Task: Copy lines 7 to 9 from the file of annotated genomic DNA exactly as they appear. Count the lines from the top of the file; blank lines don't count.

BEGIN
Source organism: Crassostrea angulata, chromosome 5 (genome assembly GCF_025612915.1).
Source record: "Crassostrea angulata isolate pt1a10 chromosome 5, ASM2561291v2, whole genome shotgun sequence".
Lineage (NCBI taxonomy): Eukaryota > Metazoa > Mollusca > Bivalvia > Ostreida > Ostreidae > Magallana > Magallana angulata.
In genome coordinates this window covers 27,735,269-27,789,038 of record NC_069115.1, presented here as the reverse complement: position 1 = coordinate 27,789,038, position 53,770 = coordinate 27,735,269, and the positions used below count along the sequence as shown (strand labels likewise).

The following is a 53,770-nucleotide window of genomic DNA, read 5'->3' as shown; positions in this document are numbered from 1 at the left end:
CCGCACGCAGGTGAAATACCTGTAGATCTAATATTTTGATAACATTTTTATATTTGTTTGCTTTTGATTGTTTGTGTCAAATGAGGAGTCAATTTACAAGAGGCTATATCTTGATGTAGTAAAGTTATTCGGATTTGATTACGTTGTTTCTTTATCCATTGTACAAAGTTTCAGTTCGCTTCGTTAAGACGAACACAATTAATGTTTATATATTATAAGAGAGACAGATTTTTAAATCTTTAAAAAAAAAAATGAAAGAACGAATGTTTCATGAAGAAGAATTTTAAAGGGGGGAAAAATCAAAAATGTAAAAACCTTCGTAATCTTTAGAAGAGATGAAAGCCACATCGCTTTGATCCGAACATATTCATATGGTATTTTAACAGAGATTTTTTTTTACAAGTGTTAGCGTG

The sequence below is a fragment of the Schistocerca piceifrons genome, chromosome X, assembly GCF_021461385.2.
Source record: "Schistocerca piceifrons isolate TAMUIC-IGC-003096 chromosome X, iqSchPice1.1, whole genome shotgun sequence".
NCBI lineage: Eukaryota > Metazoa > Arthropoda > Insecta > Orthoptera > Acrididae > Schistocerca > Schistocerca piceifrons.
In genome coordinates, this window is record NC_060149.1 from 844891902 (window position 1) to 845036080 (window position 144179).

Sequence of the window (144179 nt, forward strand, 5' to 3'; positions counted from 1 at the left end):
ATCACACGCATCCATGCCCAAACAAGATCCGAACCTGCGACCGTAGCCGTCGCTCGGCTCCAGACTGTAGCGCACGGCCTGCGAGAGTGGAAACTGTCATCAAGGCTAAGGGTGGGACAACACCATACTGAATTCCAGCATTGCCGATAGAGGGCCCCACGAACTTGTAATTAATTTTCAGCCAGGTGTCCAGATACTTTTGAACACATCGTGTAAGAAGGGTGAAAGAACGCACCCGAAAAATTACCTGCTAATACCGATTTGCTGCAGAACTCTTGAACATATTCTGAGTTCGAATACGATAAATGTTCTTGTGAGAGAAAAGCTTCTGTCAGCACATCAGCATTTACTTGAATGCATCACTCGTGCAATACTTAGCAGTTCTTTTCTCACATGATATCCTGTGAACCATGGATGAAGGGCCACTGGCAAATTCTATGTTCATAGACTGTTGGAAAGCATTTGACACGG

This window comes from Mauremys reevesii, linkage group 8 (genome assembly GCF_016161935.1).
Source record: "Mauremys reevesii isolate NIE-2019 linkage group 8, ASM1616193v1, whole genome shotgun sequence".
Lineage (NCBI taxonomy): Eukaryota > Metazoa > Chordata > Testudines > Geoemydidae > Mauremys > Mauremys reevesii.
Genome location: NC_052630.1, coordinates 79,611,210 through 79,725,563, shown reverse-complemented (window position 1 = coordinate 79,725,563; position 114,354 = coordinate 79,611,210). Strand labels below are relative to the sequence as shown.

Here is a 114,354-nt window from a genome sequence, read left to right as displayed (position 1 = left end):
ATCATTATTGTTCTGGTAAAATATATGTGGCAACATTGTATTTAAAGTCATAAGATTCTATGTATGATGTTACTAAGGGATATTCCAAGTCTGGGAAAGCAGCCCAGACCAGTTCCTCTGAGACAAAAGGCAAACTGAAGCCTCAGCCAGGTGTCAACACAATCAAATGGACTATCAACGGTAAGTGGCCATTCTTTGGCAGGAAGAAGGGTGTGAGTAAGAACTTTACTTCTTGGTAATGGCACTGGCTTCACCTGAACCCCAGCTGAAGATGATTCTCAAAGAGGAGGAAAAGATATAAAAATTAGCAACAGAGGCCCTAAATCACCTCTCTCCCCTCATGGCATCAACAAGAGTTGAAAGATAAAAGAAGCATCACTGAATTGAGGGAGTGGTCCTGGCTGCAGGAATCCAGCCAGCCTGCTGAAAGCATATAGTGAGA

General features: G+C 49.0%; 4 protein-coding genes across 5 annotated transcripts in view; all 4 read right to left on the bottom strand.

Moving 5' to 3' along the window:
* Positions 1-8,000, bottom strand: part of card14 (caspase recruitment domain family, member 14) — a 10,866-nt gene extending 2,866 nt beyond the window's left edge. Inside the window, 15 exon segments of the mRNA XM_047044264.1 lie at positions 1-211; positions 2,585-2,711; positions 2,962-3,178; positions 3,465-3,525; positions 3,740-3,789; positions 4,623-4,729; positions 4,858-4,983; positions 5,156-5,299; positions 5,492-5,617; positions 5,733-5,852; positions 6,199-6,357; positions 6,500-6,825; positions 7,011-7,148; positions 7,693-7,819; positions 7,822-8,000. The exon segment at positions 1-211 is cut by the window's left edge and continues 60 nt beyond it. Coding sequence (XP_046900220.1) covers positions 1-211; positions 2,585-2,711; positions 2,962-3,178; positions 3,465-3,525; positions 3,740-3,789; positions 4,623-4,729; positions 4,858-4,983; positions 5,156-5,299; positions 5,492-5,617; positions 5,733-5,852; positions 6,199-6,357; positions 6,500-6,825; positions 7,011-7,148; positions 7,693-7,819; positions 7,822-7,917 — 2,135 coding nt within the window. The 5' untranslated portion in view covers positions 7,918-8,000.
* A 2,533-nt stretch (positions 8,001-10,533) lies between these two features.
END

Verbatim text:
The sequence below is a fragment of the Schistocerca piceifrons genome, chromosome X, assembly GCF_021461385.2.
Source record: "Schistocerca piceifrons isolate TAMUIC-IGC-003096 chromosome X, iqSchPice1.1, whole genome shotgun sequence".
NCBI lineage: Eukaryota > Metazoa > Arthropoda > Insecta > Orthoptera > Acrididae > Schistocerca > Schistocerca piceifrons.